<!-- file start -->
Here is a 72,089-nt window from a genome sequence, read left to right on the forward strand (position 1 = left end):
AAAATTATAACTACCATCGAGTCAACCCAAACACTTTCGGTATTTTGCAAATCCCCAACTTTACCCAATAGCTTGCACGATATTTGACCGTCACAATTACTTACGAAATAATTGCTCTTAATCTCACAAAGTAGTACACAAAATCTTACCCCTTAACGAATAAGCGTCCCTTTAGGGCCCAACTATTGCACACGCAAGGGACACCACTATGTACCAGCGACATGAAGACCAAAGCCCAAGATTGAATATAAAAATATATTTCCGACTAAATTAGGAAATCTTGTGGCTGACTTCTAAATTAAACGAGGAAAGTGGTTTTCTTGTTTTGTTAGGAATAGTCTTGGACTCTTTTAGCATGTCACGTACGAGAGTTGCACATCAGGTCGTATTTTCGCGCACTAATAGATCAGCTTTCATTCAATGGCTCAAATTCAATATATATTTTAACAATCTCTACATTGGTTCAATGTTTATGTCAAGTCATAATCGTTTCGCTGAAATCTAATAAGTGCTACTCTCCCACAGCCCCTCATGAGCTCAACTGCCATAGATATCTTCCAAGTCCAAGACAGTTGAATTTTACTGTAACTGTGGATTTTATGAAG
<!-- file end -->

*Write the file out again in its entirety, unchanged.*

Here is a 72,089-nt window from a genome sequence, read left to right on the forward strand (position 1 = left end):
AAAATTATAACTACCATCGAGTCAACCCAAACACTTTCGGTATTTTGCAAATCCCCAACTTTACCCAATAGCTTGCACGATATTTGACCGTCACAATTACTTACGAAATAATTGCTCTTAATCTCACAAAGTAGTACACAAAATCTTACCCCTTAACGAATAAGCGTCCCTTTAGGGCCCAACTATTGCACACGCAAGGGACACCACTATGTACCAGCGACATGAAGACCAAAGCCCAAGATTGAATATAAAAATATATTTCCGACTAAATTAGGAAATCTTGTGGCTGACTTCTAAATTAAACGAGGAAAGTGGTTTTCTTGTTTTGTTAGGAATAGTCTTGGACTCTTTTAGCATGTCACGTACGAGAGTTGCACATCAGGTCGTATTTTCGCGCACTAATAGATCAGCTTTCATTCAATGGCTCAAATTCAATATATATTTTAACAATCTCTACATTGGTTCAATGTTTATGTCAAGTCATAATCGTTTCGCTGAAATCTAATAAGTGCTACTCTCCCACAGCCCCTCATGAGCTCAACTGCCATAGATATCTTCCAAGTCCAAGACAGTTGAATTTTACTGTAACTGTGGATTTTATGAAG